Friday, March 7, 2014

Old news: The F-35 still isn't an air superiority fighter.


The F-35 is back in the news (what else is new).  This time, over the comments made by USAF General Michael Hostage.  While Hostage us adamant about the F-35's important, he goes on to state the F-35 would be "irrelevant" without the F-22 to provide support.
“The F-35 is not built as an air superiority platform,” Hostage said. “It needs the F-22.”
Regular visitors of this site will realize this is nothing new. I mentioned General Hostage's comments over a month ago.  I've also questioned the F-35's air-superiority chops in May of last year at the gripen4canada.blogspot.ca.

For those of you who missed it, I'll repost it here:

--------------------------------------------------------------------------------------------------------------------------

Contrary to some of the posts I have made on this blog, I don't see myself as a "F-35 hater".  I prefer to see myself as a "F-35 realist".  There is simply no denying that the JSF program has been controversial, as well it should be for a government contract that is years behind schedule and billions over budget.  I have no doubt, however, that the F-35 will eventually make up the backbone of American air power, as well as playing a dominant presence in the rest of the world's air forces.  I also believe that the F-35 will be a formidable strike fighter when serving alongside F-22s, Typhoons, and Super Hornets.

My ire towards the Canadian F-35 selection is because it is simply not right for Canada's only multi-role fighter.  It's simply a matter of balance.  The JSF is a "Strike" aircraft first, meant to penetrate into enemy territory, drop bombs on enemy assets, and then return safely to base.  Some might argue that the F-35 will be a highly successful air-to-air fighter as well, but I'm not buying it.  Why?  Because so much of the aircraft is built around its ground attack role.

The F-35's EOTS.  


The F-35's equivalent to the IRST (infrared search and track), called EOTS (electro-optical targeting system) is on the bottom of the plane...  Facing down, towards ground targets.  This is because the EOTS also replicates the Sniper XR pod currently used for ground attack targeting.  If it works as advertised (in the above video) the EOTS promises great ground targeting abilities.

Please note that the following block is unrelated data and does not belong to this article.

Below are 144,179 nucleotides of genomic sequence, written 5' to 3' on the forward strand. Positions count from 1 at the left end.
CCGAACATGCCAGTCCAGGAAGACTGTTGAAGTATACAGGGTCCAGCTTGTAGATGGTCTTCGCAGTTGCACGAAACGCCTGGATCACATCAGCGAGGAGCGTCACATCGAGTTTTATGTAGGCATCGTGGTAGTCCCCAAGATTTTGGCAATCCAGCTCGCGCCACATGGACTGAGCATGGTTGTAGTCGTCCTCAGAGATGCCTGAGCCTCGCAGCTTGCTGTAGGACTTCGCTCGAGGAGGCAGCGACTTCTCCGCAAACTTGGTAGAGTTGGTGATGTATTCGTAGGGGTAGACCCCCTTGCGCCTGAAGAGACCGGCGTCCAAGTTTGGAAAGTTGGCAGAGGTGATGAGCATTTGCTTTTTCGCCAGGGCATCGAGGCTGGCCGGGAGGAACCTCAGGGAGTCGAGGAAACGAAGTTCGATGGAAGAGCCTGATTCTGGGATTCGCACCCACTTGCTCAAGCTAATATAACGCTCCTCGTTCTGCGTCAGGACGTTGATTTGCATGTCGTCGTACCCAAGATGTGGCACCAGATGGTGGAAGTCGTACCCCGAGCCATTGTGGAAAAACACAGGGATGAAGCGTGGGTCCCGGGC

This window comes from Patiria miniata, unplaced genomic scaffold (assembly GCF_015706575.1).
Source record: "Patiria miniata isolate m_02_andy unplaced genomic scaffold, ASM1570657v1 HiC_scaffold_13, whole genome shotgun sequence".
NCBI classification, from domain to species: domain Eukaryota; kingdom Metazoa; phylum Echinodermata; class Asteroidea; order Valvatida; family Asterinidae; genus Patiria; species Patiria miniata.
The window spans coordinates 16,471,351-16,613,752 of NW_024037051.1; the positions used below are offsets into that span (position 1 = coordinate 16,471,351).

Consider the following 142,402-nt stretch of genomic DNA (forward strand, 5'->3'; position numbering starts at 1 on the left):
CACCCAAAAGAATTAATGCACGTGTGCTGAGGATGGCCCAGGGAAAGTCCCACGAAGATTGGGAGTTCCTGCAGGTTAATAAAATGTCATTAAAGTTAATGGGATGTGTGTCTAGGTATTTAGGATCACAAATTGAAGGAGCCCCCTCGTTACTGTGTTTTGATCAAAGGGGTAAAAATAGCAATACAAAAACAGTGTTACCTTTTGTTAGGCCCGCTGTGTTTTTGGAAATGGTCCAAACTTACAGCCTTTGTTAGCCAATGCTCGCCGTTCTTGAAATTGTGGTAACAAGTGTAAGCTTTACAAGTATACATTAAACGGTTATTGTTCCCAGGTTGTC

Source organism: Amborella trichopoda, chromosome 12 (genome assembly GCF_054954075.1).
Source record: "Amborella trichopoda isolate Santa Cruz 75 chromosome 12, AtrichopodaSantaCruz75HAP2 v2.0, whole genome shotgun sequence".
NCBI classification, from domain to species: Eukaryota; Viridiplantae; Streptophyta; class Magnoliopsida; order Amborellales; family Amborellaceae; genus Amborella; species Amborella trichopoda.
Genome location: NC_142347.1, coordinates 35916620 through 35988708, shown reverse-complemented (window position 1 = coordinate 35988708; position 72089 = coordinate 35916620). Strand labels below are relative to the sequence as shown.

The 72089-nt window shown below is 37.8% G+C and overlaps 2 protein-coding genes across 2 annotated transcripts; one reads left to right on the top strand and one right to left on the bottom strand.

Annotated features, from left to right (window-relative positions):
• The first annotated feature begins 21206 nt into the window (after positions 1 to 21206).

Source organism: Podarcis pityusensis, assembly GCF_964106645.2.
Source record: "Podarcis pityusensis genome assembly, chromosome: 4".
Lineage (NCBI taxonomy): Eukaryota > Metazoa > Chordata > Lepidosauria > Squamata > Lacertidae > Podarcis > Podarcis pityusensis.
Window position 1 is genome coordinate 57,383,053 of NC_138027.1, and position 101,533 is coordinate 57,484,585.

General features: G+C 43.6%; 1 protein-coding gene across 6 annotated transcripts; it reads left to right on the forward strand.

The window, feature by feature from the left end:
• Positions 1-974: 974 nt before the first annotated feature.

PAK FA prototype

Saab Gripen

Dassault Rafale

Su-35

Eurofighter Typhoon

Other multirole aircraft, especially those that focus on the air-to-air role almost invariably house their IRST systems just at the base of the cockpit...  Facing up, mimicking the pilots point of view. Why?  The better to see enemy aircraft, and then fire a missile at said aircraft, if needed.


Of course, the F-35 will also have its EO DAS (electro-optical distributed aperture system) consisting of sensors located around the plane but this system is more defensive in nature.  Try as I might, there is little information to be found on the effective range of the EO DAS for use in "locking on" to an enemy fighter.  Traditional IRST's have a range of 50-80 km or more, depending on the target's heat signature. Whether or not the EO DAS can match this is likely "classified" for the time being.  Will the F-35's combination of EOTS and EO DAS match a traditional IRST in the ability to find, identify, and target enemy aircraft?  With both Russian and Chinese stealth aircraft in the pipeline, IRST abilities will become increasingly important for air-to-air engagements.

The F-35 shows of 2 2000lb JDAMs (in red)
Further proof of the F-35's predominant strike role can be seen in its weapon bay design.  By default, the F-35 is intended to carry 2 AMRAAM missiles, along with 2 other weapons internally.  The weapon bays themselves were designed to fit the 2000lb JDAM guided bomb.  Other weapons, like smaller bombs, Joint Strike Missiles, and can also fit based simply on the fact that they are smaller than the "bunker buster" JDAM.

1 AMRAAM, 1 bomb.
Needless to say, another AMRAAM can fit in the bomb "slot".  There is also talk about the ability for 2 AMRAAMs to fit there in the future, but so far there appear to be no definite plans.  Unlike the F-22, there is no current way to carry the heat seeking AIM-9 Sidewinder missile internally.  They can fit on an external pylon of course, but again, this renders the F-35 unstealthy.

The B-17, comparable payload to an F-35.